Judge slams reckless driving charges, frees men

By Deidre Tautua-Fanene 23 October 2018, 12:00AM

A District Court Judge yesterday described two motorists’ screeching of their vehicle tyres out of respect for a boy who died in a car crash as a “beautiful tribute”.

Orlando Keil and Scott Levi were charged by the police with reckless driving, with the former also facing a charge of driving an unregistered vehicle.

This followed their actions on July 31 this year, when they drove their vehicles on to Tuanaimato road and Vaea Street, and screeched their tyres thereby making it dangerous to the public. The defendants were allegedly part of a funeral procession.

But Judge Alalatoa Rosella Viane Papalii questioned the rationale behind the reckless driving charges, which the police laid against Orlando Keil and Scott Levi, when they appeared before her yesterday with their lawyer Charlie Vaai. 

The prosecution has argued that the actions of the two defendants were dangerous as they had no regard for the nature, condition and use of the road and for Scott, his vehicle tyres created smoke. The prosecution had also submitted to the Court that residents at Tuanaimato lodged complaints against both defendants.

However, Judge Alalatoa told the two defendants that she struggled to understand how their actions amounted to reckless driving when it was a “beautiful tribute” to a car racer. 

“I myself thought it was a beautiful tribute for a car racer child really who passed away suddenly in rather tragic circumstances I did not see anything wrong with it. 

“But it’s obvious other people don’t agree with my view. But police saw it fit that charges of reckless driving, and again I come back to the point that I had raised before about what was it about your driving Scott at Tuanaimato. And you Orlando at the Vaea street that was reckless alone to attract the criminal law in circumstances,” she said.

The actions of the defendants could have been prosecuted under Section 69 of the Crime’s Act, added Judge Alalatoa, and be categorised disorderly conduct.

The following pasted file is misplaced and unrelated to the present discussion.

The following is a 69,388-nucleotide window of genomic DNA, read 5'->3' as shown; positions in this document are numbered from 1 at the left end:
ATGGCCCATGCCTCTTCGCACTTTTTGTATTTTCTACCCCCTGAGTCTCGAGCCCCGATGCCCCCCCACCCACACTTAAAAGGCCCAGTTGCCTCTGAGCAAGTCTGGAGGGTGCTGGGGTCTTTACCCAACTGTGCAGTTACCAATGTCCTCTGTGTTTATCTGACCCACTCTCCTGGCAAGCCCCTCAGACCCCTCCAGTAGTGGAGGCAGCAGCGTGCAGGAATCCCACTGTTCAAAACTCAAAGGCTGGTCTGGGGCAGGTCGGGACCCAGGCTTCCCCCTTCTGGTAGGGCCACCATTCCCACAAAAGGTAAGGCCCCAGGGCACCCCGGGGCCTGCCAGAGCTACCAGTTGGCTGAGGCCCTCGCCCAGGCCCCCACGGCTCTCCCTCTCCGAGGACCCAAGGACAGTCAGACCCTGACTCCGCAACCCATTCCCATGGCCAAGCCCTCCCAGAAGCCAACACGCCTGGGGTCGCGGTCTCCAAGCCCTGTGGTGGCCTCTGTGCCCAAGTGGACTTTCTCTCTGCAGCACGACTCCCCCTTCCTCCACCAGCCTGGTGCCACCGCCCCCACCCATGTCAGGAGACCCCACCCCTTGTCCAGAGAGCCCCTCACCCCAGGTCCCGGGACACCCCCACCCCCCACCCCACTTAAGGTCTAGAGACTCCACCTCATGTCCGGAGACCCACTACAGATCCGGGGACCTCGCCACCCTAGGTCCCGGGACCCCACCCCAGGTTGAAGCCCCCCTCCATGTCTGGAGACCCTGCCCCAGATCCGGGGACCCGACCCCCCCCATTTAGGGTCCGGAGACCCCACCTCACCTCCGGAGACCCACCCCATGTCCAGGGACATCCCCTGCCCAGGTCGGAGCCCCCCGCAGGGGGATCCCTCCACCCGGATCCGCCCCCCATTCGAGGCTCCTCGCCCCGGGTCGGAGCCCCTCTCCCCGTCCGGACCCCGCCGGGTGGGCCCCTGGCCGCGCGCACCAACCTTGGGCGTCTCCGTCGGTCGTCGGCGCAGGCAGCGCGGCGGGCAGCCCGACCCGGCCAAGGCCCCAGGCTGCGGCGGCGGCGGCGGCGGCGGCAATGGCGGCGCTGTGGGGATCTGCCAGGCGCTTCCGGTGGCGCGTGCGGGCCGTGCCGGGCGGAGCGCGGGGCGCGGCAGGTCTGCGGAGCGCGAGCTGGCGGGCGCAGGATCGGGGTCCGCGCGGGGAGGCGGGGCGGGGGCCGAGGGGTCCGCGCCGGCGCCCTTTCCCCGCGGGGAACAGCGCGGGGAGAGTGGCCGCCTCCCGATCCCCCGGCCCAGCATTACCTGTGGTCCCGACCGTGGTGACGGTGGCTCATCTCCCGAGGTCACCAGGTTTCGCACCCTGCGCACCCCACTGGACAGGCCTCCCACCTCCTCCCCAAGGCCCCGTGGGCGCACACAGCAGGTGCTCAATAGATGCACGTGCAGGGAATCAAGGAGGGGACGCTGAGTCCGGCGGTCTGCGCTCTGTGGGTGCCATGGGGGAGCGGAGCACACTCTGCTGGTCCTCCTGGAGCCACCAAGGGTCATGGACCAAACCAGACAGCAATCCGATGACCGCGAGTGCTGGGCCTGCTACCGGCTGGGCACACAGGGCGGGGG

“But as supposed to reckless driving because as I said before, regardless of where I look I failed to see how your driving could have amounted to reckless driving as stated, even to the point that in my respectful view should have never attracted any criminal charges from the start.”

The defendants’ lawyer Charlie Vaai had earlier submitted to the Court that his clients volunteered to showcase their classic vehicles on July 31 for a funeral procession for one of their member’s son, who died from a car accident.

The screeching of the vehicle tyres were done in a controlled funeral procession and the defendants conceded that they screeched their tyres. Both men have pleaded guilty to the offence. 

Judge Alalatoa said she noted that their actions were done in a controlled environment as a tribute to their friend’s son, whose father was a member of the V8 Club, and that the defendants’ vehicles were not the only ones screeching their tyres and creating noise.

“And I think it’s time we correct this common mistake that seems to be popping up quite frequently in charges brought against accused for screeching tires,” she said.

Taking into consideration all these factors, Judge Alalatoa subsequently ruled that the two defendants are discharged without convictions.

By Deidre Tautua-Fanene 23 October 2018, 12:00AM

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